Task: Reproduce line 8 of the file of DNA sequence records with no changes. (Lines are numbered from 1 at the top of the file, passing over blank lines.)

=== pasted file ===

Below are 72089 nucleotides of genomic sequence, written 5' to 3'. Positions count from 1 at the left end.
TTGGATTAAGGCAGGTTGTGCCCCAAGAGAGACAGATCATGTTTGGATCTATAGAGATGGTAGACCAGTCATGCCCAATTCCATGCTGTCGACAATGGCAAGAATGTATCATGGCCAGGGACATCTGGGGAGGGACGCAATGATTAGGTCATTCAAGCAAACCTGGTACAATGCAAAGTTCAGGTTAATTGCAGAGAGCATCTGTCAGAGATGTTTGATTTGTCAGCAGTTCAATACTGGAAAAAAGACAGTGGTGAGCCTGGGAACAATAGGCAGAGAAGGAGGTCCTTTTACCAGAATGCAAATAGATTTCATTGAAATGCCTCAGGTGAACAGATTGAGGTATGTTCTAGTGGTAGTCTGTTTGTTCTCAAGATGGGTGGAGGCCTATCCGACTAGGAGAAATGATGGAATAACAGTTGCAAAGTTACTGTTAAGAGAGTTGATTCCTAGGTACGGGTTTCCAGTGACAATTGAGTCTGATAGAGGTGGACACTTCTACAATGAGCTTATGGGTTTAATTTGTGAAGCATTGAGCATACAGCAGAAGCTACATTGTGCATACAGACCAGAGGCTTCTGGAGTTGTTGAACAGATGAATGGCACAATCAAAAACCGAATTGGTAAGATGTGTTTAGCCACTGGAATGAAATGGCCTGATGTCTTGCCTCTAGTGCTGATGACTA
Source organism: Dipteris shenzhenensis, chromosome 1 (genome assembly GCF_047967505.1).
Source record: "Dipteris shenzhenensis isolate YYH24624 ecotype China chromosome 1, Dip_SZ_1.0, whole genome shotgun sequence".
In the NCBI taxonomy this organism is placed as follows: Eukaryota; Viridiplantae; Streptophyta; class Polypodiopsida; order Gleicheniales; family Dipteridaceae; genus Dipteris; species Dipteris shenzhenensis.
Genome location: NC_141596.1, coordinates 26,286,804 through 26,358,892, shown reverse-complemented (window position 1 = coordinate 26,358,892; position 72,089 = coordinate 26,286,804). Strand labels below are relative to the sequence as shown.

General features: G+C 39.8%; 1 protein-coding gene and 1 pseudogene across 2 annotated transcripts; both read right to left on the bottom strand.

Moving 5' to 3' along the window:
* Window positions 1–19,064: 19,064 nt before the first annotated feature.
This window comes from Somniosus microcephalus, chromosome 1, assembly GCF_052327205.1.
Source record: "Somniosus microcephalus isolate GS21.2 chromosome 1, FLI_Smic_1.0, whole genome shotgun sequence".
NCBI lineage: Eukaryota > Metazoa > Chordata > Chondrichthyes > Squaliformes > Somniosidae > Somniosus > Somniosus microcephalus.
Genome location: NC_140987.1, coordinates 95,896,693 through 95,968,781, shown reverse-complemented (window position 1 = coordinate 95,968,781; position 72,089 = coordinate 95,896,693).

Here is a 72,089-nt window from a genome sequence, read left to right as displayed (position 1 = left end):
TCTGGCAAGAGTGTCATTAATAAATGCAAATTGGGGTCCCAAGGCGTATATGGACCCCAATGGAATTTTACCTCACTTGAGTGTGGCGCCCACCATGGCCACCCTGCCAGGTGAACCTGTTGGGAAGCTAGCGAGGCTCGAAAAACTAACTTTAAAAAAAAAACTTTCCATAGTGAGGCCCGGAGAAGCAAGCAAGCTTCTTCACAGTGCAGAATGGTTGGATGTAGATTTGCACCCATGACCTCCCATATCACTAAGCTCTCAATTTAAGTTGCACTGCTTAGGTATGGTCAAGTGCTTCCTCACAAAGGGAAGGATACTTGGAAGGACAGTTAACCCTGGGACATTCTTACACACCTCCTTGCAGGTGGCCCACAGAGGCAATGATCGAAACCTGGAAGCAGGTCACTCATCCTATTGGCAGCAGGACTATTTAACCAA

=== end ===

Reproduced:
Moving 5' to 3' along the window: